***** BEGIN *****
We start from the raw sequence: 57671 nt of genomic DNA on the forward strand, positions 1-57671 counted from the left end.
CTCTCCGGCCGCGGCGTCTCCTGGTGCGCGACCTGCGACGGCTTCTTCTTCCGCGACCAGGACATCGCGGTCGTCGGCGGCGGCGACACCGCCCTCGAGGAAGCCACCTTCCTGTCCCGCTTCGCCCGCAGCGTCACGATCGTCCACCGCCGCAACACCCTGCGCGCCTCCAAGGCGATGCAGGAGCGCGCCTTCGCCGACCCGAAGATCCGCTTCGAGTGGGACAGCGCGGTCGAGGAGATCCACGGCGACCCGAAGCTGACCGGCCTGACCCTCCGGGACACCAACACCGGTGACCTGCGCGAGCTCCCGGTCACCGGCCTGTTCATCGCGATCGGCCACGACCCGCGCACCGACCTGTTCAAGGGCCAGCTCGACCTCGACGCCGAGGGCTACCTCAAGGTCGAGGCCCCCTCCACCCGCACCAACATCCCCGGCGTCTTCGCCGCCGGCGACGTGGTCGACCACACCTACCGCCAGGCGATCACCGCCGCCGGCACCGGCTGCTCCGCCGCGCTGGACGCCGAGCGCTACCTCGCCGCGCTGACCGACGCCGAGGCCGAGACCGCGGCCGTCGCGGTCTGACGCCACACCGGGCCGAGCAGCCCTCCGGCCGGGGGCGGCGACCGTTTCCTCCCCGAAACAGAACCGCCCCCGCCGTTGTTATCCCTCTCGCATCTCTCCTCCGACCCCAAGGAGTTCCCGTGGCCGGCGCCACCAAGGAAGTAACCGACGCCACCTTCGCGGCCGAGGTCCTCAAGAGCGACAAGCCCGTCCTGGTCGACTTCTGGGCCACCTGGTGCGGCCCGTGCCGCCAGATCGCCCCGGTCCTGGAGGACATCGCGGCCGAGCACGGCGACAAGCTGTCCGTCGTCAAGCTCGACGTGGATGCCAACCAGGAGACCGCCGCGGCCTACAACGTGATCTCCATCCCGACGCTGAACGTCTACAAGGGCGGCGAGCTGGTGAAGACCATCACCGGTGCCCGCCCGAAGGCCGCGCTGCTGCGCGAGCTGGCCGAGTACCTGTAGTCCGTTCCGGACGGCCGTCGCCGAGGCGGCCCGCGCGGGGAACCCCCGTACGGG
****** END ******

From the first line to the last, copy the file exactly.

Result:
We start from the raw sequence: 57671 nt of genomic DNA on the forward strand, positions 1-57671 counted from the left end.
CTCTCCGGCCGCGGCGTCTCCTGGTGCGCGACCTGCGACGGCTTCTTCTTCCGCGACCAGGACATCGCGGTCGTCGGCGGCGGCGACACCGCCCTCGAGGAAGCCACCTTCCTGTCCCGCTTCGCCCGCAGCGTCACGATCGTCCACCGCCGCAACACCCTGCGCGCCTCCAAGGCGATGCAGGAGCGCGCCTTCGCCGACCCGAAGATCCGCTTCGAGTGGGACAGCGCGGTCGAGGAGATCCACGGCGACCCGAAGCTGACCGGCCTGACCCTCCGGGACACCAACACCGGTGACCTGCGCGAGCTCCCGGTCACCGGCCTGTTCATCGCGATCGGCCACGACCCGCGCACCGACCTGTTCAAGGGCCAGCTCGACCTCGACGCCGAGGGCTACCTCAAGGTCGAGGCCCCCTCCACCCGCACCAACATCCCCGGCGTCTTCGCCGCCGGCGACGTGGTCGACCACACCTACCGCCAGGCGATCACCGCCGCCGGCACCGGCTGCTCCGCCGCGCTGGACGCCGAGCGCTACCTCGCCGCGCTGACCGACGCCGAGGCCGAGACCGCGGCCGTCGCGGTCTGACGCCACACCGGGCCGAGCAGCCCTCCGGCCGGGGGCGGCGACCGTTTCCTCCCCGAAACAGAACCGCCCCCGCCGTTGTTATCCCTCTCGCATCTCTCCTCCGACCCCAAGGAGTTCCCGTGGCCGGCGCCACCAAGGAAGTAACCGACGCCACCTTCGCGGCCGAGGTCCTCAAGAGCGACAAGCCCGTCCTGGTCGACTTCTGGGCCACCTGGTGCGGCCCGTGCCGCCAGATCGCCCCGGTCCTGGAGGACATCGCGGCCGAGCACGGCGACAAGCTGTCCGTCGTCAAGCTCGACGTGGATGCCAACCAGGAGACCGCCGCGGCCTACAACGTGATCTCCATCCCGACGCTGAACGTCTACAAGGGCGGCGAGCTGGTGAAGACCATCACCGGTGCCCGCCCGAAGGCCGCGCTGCTGCGCGAGCTGGCCGAGTACCTGTAGTCCGTTCCGGACGGCCGTCGCCGAGGCGGCCCGCGCGGGGAACCCCCGTACGGG